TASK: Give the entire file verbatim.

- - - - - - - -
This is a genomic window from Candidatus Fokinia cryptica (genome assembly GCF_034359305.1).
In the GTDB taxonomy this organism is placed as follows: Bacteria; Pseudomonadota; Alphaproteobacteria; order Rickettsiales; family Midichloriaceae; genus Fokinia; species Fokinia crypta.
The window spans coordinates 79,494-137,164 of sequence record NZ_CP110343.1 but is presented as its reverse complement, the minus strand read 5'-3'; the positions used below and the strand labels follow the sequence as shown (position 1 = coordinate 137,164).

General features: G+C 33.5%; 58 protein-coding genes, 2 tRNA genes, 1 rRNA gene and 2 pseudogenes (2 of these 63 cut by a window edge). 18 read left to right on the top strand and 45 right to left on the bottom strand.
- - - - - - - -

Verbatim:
This is a genomic window from Candidatus Fokinia cryptica (genome assembly GCF_034359305.1).
In the GTDB taxonomy this organism is placed as follows: Bacteria; Pseudomonadota; Alphaproteobacteria; order Rickettsiales; family Midichloriaceae; genus Fokinia; species Fokinia crypta.
The window spans coordinates 79,494-137,164 of sequence record NZ_CP110343.1 but is presented as its reverse complement, the minus strand read 5'-3'; the positions used below and the strand labels follow the sequence as shown (position 1 = coordinate 137,164).

General features: G+C 33.5%; 58 protein-coding genes, 2 tRNA genes, 1 rRNA gene and 2 pseudogenes (2 of these 63 cut by a window edge). 18 read left to right on the top strand and 45 right to left on the bottom strand.